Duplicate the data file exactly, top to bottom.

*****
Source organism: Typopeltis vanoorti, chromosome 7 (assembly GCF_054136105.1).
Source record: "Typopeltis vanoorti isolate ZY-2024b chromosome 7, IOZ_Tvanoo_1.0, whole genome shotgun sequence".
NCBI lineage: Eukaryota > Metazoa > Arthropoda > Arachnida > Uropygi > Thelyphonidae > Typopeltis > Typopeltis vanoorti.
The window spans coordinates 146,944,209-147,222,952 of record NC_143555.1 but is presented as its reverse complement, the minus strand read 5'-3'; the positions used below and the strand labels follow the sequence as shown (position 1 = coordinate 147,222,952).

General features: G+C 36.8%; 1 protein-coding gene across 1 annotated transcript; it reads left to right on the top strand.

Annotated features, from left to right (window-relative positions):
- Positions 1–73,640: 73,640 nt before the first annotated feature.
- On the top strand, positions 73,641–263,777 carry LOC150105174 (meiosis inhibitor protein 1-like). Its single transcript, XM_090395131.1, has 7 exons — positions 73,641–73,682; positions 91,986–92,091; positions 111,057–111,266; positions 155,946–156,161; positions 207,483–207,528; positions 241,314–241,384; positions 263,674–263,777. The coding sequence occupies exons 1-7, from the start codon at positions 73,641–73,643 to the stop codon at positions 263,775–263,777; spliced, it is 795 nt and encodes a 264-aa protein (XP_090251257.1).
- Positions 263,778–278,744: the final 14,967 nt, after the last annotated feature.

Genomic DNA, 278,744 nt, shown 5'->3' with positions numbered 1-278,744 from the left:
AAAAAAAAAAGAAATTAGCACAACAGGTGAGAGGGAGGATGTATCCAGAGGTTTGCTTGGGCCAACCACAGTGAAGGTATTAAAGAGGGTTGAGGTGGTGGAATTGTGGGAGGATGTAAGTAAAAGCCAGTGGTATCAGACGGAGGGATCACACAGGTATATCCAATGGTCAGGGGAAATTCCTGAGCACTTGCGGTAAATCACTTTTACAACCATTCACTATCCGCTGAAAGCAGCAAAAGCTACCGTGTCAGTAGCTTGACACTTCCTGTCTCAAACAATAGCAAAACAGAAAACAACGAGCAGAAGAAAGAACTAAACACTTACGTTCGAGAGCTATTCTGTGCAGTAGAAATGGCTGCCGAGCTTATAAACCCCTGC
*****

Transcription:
Source organism: Typopeltis vanoorti, chromosome 7 (assembly GCF_054136105.1).
Source record: "Typopeltis vanoorti isolate ZY-2024b chromosome 7, IOZ_Tvanoo_1.0, whole genome shotgun sequence".
NCBI lineage: Eukaryota > Metazoa > Arthropoda > Arachnida > Uropygi > Thelyphonidae > Typopeltis > Typopeltis vanoorti.
The window spans coordinates 146,944,209-147,222,952 of record NC_143555.1 but is presented as its reverse complement, the minus strand read 5'-3'; the positions used below and the strand labels follow the sequence as shown (position 1 = coordinate 147,222,952).

General features: G+C 36.8%; 1 protein-coding gene across 1 annotated transcript; it reads left to right on the top strand.

Annotated features, from left to right (window-relative positions):
- Positions 1–73,640: 73,640 nt before the first annotated feature.
- On the top strand, positions 73,641–263,777 carry LOC150105174 (meiosis inhibitor protein 1-like). Its single transcript, XM_090395131.1, has 7 exons — positions 73,641–73,682; positions 91,986–92,091; positions 111,057–111,266; positions 155,946–156,161; positions 207,483–207,528; positions 241,314–241,384; positions 263,674–263,777. The coding sequence occupies exons 1-7, from the start codon at positions 73,641–73,643 to the stop codon at positions 263,775–263,777; spliced, it is 795 nt and encodes a 264-aa protein (XP_090251257.1).
- Positions 263,778–278,744: the final 14,967 nt, after the last annotated feature.

Genomic DNA, 278,744 nt, shown 5'->3' with positions numbered 1-278,744 from the left:
AAAAAAAAAAGAAATTAGCACAACAGGTGAGAGGGAGGATGTATCCAGAGGTTTGCTTGGGCCAACCACAGTGAAGGTATTAAAGAGGGTTGAGGTGGTGGAATTGTGGGAGGATGTAAGTAAAAGCCAGTGGTATCAGACGGAGGGATCACACAGGTATATCCAATGGTCAGGGGAAATTCCTGAGCACTTGCGGTAAATCACTTTTACAACCATTCACTATCCGCTGAAAGCAGCAAAAGCTACCGTGTCAGTAGCTTGACACTTCCTGTCTCAAACAATAGCAAAACAGAAAACAACGAGCAGAAGAAAGAACTAAACACTTACGTTCGAGAGCTATTCTGTGCAGTAGAAATGGCTGCCGAGCTTATAAACCCCTGC